Zen Hae on cross-pollination, imitation and innovation in Indonesian Peranakan literature

The pattern of hybridity, imitation and innovation we talk about under the label “combinatorial innovation” isn’t limited to cars and computers – it’s central to (and has been discussed for far longer) in literature and the arts. In a paper from the Jakarta International Literary Festival 2019, Zen Hae unpacks the example of Indonesian-language writing by Peranakan* writers as a disruptive force in pre-Independence Indonesia.

Karya-karya mereka digolongkan sebagai “bacaan liar” oleh lembaga penerbitan kolonial Balai Pustaka. Mereka menerima novel atau roman sebagai buah modernitas bukan hanya dari Barat, tapi juga dari Cina Daratan. Dengan penuh semangat mereka menerjemahkan, cerita silat, roman sejarah, juga kitab-kitab keagamaan dan ajaran moral Konfusianisme dari negeri leluhur mereka. Pada tahap berikutnya mereka bukan lagi menerjemahkan, tetapi menyadur, kemudian lagi membikin karya asli, baik tentang kehidupan di Cina Daratan maupun di Nusantara – yang terakhir ini kerap terjadi dalam genre cerita silat. Bersama pengarang-pengarang nasionalis-Kiri di sisi lain, mereka menggunakan Bahasa Melayu Rendah secara politis untuk menandingi dominasi Bahasa Melayu Tinggi yang diinisiasi oleh linguis kolonia…

Zen Hae – Perihal Pagar dan Siasat Para Pengarang dalam Menafsir (Kembali) Batas, Jakarta International Literary Festival 2019

Their works were classified as “wild literature” by the colonial publishing house, Balai Pustaka. They received novels and stories as the fruit of modernity not only from the West, but also from Mainland China. They eagerly translated the silat (martial art) stories, historical romances, and also religious books and the moral teachings of Confucianism from the land of their ancestors. In the next stage they were no longer translators but adaptors, and later creators of original works about life in China or in [what would become] Indonesia – this last seen frequently in the genre of Silat stories. Along with nationalists of the left, they used Low Malay to challenge the domination of the High Malay used by colonial linguists…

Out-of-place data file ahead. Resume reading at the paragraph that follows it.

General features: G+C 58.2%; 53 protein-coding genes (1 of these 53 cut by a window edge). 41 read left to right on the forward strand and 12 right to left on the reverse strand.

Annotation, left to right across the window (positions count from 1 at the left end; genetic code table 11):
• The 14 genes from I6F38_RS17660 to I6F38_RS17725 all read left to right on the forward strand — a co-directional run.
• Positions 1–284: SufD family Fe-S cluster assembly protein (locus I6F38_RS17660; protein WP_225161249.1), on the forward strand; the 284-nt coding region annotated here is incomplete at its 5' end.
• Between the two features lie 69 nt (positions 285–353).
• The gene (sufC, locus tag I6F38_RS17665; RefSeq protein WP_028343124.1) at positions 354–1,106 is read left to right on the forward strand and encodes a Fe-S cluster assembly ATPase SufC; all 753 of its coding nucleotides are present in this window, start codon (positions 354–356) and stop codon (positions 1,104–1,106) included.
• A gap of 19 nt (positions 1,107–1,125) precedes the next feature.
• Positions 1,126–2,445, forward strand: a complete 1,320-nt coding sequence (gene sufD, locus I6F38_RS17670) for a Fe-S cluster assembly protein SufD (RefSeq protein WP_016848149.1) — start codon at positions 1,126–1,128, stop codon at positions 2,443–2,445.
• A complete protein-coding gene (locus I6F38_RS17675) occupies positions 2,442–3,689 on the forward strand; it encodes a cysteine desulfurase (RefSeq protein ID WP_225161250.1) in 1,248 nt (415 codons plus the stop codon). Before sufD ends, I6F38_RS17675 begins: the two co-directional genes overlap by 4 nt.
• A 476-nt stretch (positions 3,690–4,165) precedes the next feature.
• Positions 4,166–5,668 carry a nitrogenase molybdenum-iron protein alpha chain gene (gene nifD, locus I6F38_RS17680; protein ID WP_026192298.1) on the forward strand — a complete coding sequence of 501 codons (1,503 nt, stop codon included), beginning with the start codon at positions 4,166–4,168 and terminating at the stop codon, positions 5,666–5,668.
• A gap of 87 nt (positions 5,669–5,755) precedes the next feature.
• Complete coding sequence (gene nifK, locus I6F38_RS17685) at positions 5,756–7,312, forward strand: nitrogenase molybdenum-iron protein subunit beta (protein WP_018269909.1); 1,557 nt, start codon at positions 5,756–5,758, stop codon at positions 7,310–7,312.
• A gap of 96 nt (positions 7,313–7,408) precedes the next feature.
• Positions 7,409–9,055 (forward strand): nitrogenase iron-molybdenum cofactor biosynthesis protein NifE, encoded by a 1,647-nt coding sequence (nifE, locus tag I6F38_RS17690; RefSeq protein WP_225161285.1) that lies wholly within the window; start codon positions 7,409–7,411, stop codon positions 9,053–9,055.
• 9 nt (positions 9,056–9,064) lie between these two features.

Zen Hae – On the Fences and Strategies of Authors in (Re)Defining Borders, Jakarta International Literary Festival 2019

*Broadly speaking, ‘Peranakan’ means people of Chinese descent who have assimilated to varying degrees into the local cultures of the Malay Peninsula or the Indonesian archipelago. More here.

Canon: fences and trampolines

I’ve just spent a thoroughly enjoyable day at the first Jakarta International Literary Festival. I sat in on two Symposiums*: The Southern Common Themes Dilemma, moderated by Nukila Aman and featuring Legodile Seganabeng, Sharlene Teo, Intan Paramaditha, and Nukila Aman; and The Need for a Southern Canon, moderated by Stephanos Stephanides and featuring Ramon Guillermo, Hilmar Farid and Adania Shibli.

The atmosphere was friendly and inclusive, even if the themes were challenging, and the presentations were rich and thought-provoking.

Whose canon?

The idea of canon – the body of texts regarded as ‘core’ or ‘important’ – was central to the discussion:

  • Is a Southern Canon (in opposition to the Western one) even possible?